The feeding alligator is about 7 feet long and the small alligator is about 3 feet long.
My video record started at about 10:43am(clip680). As time progressed, I had to start and stop the video recording. This was advisable because the alligator spent long periods of time not moving(perhaps resting). When the larger alligator began to move, I'd resume filming. This worked out well, since I only had 20 minutes of video tape.
Unfortunately, I missed the beginning of the situation, so I don't know how or why the smaller alligator was in this predicament. The large gaps of time represent periods that the alligator remained still.

10:46-10:47 Large alligator continues chewing on the neck and upper body of smaller alligator. Smaller alligator shows movement--possibly reflexive-- rear-leg stepping and slow tail sweeping.(clip681)

11:03-11:04  Large alligator had moved back into the water, and comes back out at this time. It crawls almost entirely onto mudbank, chewing on and dragging small alligator which it still is holding by the "shoulder" area.(clip682 not here)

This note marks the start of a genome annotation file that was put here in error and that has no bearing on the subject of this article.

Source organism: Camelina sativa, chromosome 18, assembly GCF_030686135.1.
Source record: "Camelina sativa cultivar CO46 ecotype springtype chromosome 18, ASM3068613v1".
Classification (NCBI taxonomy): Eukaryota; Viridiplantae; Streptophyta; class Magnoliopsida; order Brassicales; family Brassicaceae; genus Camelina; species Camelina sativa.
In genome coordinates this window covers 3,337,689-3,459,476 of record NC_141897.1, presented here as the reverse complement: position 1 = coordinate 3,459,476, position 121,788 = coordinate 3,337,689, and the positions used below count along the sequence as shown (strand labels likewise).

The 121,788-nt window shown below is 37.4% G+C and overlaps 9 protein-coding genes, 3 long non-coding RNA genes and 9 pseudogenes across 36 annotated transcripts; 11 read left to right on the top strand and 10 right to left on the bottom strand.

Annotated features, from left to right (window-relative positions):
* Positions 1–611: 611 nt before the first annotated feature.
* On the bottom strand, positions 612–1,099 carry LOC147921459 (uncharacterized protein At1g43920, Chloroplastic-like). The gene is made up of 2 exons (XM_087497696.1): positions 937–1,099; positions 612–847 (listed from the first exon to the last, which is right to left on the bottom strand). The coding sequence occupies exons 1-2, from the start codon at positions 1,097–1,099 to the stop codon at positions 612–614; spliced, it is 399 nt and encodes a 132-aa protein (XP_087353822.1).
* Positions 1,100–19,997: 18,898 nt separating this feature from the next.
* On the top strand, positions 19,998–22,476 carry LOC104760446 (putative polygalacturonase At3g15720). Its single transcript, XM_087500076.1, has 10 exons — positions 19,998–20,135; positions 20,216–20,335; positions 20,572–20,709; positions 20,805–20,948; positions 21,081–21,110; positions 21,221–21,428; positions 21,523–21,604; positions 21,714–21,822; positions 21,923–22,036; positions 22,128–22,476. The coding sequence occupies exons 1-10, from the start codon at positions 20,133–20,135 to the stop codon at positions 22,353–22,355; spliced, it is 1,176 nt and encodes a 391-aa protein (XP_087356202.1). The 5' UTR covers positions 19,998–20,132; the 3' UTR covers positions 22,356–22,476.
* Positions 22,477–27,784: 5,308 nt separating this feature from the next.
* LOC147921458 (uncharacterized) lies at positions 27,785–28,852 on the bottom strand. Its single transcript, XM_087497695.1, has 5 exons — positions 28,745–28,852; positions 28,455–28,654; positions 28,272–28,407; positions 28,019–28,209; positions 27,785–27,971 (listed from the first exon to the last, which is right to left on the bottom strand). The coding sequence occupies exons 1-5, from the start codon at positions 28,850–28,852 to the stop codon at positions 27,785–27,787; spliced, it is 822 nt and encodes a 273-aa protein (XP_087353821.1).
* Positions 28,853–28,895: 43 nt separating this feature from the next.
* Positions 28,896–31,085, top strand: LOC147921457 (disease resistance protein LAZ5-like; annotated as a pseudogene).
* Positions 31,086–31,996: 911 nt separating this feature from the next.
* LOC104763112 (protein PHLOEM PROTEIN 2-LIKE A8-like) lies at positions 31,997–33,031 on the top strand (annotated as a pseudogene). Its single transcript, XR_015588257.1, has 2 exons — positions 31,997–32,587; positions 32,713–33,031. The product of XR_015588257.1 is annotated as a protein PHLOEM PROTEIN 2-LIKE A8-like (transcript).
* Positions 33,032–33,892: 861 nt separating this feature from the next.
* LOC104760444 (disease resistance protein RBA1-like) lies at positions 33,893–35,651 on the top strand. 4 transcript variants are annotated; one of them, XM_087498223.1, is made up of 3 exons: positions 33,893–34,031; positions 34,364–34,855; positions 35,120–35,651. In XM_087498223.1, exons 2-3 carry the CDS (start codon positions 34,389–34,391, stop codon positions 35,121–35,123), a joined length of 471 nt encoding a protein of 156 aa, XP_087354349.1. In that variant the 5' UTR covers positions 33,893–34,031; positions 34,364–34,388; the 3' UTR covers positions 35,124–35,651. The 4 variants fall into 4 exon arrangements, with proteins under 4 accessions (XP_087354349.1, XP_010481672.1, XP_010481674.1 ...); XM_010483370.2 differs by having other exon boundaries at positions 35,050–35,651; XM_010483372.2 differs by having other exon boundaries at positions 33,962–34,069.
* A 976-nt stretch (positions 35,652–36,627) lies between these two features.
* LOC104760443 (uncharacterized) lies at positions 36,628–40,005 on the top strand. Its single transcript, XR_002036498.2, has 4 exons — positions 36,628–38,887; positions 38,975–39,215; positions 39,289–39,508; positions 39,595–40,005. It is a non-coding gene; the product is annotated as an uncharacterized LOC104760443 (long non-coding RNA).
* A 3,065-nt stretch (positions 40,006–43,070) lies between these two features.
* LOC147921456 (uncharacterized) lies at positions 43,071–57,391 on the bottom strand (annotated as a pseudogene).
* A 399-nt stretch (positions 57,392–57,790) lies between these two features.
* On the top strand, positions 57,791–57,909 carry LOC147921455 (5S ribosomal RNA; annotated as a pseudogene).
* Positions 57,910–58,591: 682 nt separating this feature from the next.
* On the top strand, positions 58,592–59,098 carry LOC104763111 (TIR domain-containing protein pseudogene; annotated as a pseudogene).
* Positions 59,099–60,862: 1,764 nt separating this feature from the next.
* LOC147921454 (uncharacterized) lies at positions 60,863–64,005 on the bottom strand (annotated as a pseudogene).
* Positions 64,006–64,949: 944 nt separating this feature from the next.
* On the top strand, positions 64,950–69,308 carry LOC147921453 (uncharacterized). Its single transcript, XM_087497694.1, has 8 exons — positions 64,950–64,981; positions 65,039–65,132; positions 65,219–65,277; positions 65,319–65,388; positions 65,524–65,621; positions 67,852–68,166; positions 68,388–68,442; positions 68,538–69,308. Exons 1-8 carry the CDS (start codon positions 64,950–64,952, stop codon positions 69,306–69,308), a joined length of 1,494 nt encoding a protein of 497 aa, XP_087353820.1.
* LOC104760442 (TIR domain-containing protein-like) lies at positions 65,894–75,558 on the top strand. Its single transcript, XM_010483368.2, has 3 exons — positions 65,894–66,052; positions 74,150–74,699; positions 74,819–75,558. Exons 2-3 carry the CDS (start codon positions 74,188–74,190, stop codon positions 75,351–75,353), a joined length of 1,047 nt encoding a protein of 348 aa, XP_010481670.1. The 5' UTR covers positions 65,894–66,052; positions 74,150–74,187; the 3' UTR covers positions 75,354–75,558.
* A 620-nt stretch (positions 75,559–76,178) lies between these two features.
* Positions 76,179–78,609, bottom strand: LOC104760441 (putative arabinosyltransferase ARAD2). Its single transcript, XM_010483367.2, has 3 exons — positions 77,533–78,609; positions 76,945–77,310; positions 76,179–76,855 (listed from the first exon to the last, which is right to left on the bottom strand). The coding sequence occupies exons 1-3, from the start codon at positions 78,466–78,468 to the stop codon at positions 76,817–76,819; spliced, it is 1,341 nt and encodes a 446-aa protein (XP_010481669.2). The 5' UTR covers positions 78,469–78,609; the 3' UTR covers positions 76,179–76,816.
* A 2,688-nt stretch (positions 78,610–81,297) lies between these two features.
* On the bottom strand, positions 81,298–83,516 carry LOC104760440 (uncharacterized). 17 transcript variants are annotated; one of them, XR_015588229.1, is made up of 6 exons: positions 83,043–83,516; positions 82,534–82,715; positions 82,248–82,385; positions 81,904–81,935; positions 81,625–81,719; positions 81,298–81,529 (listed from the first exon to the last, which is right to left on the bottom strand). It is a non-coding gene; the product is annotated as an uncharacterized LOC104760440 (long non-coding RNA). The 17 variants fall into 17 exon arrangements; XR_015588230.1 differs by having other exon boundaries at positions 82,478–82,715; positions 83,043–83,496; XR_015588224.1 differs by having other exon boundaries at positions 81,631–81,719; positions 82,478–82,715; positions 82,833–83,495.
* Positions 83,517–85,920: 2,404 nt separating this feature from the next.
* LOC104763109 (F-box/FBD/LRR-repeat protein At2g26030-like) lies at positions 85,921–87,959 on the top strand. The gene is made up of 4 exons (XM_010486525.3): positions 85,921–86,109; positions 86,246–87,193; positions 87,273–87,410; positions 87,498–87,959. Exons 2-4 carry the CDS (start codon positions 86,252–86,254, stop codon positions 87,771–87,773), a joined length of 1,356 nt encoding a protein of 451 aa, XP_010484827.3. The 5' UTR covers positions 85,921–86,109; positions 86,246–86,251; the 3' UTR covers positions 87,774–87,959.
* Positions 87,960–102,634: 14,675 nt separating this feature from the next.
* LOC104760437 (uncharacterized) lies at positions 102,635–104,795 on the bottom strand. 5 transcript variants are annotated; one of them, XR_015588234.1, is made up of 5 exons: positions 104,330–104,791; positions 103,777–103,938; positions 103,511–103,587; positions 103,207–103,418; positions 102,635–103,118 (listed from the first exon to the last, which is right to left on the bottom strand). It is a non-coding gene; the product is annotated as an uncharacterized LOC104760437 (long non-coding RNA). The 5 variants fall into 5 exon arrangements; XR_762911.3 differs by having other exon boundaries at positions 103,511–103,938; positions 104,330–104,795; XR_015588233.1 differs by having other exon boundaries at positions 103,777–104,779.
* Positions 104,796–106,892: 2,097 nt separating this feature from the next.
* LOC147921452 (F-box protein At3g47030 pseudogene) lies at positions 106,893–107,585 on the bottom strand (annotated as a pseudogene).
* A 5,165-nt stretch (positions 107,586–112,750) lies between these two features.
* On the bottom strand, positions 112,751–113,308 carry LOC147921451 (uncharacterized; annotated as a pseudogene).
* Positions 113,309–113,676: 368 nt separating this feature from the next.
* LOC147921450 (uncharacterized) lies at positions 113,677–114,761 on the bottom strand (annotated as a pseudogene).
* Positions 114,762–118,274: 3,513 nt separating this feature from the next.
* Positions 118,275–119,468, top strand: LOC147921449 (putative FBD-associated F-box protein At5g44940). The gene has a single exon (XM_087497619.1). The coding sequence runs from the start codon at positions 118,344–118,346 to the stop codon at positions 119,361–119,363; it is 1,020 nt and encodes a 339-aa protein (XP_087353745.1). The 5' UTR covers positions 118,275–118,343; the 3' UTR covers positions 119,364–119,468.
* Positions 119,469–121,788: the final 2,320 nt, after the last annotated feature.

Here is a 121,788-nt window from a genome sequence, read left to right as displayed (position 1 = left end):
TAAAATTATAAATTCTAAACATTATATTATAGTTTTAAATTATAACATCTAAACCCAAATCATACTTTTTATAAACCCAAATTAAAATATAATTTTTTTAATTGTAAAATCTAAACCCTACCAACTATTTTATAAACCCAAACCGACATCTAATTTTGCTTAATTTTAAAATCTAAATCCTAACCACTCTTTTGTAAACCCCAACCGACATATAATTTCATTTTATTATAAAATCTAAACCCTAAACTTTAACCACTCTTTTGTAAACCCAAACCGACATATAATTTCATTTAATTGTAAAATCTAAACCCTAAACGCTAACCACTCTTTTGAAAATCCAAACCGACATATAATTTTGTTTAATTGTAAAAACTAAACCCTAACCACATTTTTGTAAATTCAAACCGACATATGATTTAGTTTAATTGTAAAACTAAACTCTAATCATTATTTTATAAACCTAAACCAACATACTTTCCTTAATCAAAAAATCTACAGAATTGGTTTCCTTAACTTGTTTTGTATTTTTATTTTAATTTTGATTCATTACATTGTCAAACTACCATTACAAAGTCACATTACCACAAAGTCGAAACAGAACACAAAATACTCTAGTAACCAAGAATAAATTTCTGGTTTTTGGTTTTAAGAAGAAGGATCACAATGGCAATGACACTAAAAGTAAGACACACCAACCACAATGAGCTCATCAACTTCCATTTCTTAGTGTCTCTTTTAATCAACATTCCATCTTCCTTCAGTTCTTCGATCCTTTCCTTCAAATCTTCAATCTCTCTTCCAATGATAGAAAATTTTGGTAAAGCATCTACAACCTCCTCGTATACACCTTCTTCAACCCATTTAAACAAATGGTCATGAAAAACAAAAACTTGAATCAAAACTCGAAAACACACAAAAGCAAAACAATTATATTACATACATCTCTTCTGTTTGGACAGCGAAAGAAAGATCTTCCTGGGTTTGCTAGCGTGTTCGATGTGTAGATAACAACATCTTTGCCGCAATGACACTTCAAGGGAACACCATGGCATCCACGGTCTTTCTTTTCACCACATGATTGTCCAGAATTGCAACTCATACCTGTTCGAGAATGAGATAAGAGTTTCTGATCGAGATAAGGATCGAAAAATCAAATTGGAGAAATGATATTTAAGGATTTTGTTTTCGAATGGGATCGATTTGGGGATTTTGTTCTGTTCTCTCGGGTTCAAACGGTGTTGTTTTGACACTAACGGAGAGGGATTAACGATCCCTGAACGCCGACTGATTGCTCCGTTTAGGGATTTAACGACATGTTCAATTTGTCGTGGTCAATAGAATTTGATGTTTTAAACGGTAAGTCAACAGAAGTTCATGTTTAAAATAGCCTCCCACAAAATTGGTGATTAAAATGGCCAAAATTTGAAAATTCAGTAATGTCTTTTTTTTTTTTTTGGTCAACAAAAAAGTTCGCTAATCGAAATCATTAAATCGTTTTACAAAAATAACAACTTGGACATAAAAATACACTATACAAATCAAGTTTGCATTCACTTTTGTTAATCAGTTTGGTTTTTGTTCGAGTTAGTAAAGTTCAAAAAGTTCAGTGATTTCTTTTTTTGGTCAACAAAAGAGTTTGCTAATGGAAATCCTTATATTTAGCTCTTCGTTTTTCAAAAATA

11:17 Large alligator still chews on shoulder area.(clip683 not here)

11:34 Alligator chews, then lifts upper body and does first "whip" of smaller alligator. One time only. Rain clouds moved into area at this time, so darkness falls.(clip684)
                    VIDEO CLIP  640KB                                              VIDEO CLIP  837KB                                               VIDEO CLIP  611KB                   
                      clip 680                                              clip 681                                                    clip 684                        

11:43 Alligator has backed into the water, at the same time alligators have started bellowing nearby (within 50 yards) in Elm Lake, and also further away. It moves back onto mudbank, still chewing shoulder area.  11:46 Alligator begins chewing, and does second "whip". Carcass makes loud slap sound on mud bank.(clip685 not here)

11:52  Alligator does 3rd whip.(clip686 not here)

11:58 4th whip.  5th whip. No. 5 makes pop sound against mud. Continues movement this time, takes a step backwards (into water), then whip number 6. Number 6 makes LOUD pop noise against water.(clip687 split into two parts here)